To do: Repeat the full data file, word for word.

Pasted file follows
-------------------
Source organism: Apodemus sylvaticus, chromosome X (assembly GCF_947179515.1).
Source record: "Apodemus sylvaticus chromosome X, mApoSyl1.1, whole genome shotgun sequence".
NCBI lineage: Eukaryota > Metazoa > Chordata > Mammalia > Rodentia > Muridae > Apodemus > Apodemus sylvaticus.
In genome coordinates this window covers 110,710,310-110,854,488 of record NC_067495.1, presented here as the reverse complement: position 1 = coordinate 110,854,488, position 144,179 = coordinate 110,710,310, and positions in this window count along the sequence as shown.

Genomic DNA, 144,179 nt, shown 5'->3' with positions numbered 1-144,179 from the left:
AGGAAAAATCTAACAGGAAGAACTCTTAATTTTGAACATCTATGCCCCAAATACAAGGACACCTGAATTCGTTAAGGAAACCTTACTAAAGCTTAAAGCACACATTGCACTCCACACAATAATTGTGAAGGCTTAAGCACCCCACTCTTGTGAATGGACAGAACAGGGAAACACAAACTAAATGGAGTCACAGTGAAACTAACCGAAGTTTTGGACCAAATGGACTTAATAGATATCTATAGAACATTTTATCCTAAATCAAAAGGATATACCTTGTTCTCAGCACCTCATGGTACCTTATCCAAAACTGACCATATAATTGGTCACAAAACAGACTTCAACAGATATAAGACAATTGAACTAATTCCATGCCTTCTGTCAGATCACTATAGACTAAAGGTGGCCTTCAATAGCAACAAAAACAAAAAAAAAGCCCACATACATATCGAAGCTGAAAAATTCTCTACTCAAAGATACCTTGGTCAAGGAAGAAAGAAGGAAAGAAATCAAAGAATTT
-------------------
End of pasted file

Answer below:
Source organism: Apodemus sylvaticus, chromosome X (assembly GCF_947179515.1).
Source record: "Apodemus sylvaticus chromosome X, mApoSyl1.1, whole genome shotgun sequence".
NCBI lineage: Eukaryota > Metazoa > Chordata > Mammalia > Rodentia > Muridae > Apodemus > Apodemus sylvaticus.
In genome coordinates this window covers 110,710,310-110,854,488 of record NC_067495.1, presented here as the reverse complement: position 1 = coordinate 110,854,488, position 144,179 = coordinate 110,710,310, and positions in this window count along the sequence as shown.

Genomic DNA, 144,179 nt, shown 5'->3' with positions numbered 1-144,179 from the left:
AGGAAAAATCTAACAGGAAGAACTCTTAATTTTGAACATCTATGCCCCAAATACAAGGACACCTGAATTCGTTAAGGAAACCTTACTAAAGCTTAAAGCACACATTGCACTCCACACAATAATTGTGAAGGCTTAAGCACCCCACTCTTGTGAATGGACAGAACAGGGAAACACAAACTAAATGGAGTCACAGTGAAACTAACCGAAGTTTTGGACCAAATGGACTTAATAGATATCTATAGAACATTTTATCCTAAATCAAAAGGATATACCTTGTTCTCAGCACCTCATGGTACCTTATCCAAAACTGACCATATAATTGGTCACAAAACAGACTTCAACAGATATAAGACAATTGAACTAATTCCATGCCTTCTGTCAGATCACTATAGACTAAAGGTGGCCTTCAATAGCAACAAAAACAAAAAAAAAGCCCACATACATATCGAAGCTGAAAAATTCTCTACTCAAAGATACCTTGGTCAAGGAAGAAAGAAGGAAAGAAATCAAAGAATTT